The human dystrophin gene requires 16 hours to be transcribed and is cotranscriptionally spliced

Abstract

The largest known gene is the human dystrophin gene, which has 79 exons spanning at least 2,300 kilobases (kb). Transcript accumulation was monitored from four regions of the gene following induction of expression in muscle cell cultures. Quantitative reverse transcription–polymerase chain reaction (RT–PCR) results indicate that approximately 12 h are required for transcription of 1,770 kb (at an average elongation rate of 2.4 kb min−1), extrapolating to a transcription time of 16 h for the complete gene. Accumulation profiles for spliced and total transcript demonstrated that transcripts are spliced at the 5′ end before transcription is complete providing strong evidence for cotranscriptional splicing. The rate of transcript accumulation was reduced at the 3′ end of the gene relative to the 5′ end, perhaps due to premature termination of transcription complexes.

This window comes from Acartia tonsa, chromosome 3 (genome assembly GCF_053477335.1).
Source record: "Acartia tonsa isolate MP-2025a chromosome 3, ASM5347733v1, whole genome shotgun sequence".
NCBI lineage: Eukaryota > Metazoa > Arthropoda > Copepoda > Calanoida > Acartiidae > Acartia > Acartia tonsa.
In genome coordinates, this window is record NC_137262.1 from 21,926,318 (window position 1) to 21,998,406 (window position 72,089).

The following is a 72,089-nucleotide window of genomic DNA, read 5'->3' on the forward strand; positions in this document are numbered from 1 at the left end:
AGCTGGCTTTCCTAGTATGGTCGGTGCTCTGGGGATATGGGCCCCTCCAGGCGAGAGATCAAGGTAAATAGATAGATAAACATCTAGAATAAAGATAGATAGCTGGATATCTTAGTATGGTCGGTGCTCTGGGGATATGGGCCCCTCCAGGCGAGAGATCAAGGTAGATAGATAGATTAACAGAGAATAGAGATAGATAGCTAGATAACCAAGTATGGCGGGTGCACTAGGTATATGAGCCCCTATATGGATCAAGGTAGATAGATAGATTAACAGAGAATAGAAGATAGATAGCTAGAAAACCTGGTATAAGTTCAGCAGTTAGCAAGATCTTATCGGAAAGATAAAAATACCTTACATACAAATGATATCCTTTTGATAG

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Tennyson, C., Klamut, H. & Worton, R. The human dystrophin gene requires 16 hours to be transcribed and is cotranscriptionally spliced. Nat Genet 9, 184–190 (1995). https://doi.org/10.1038/ng0295-184

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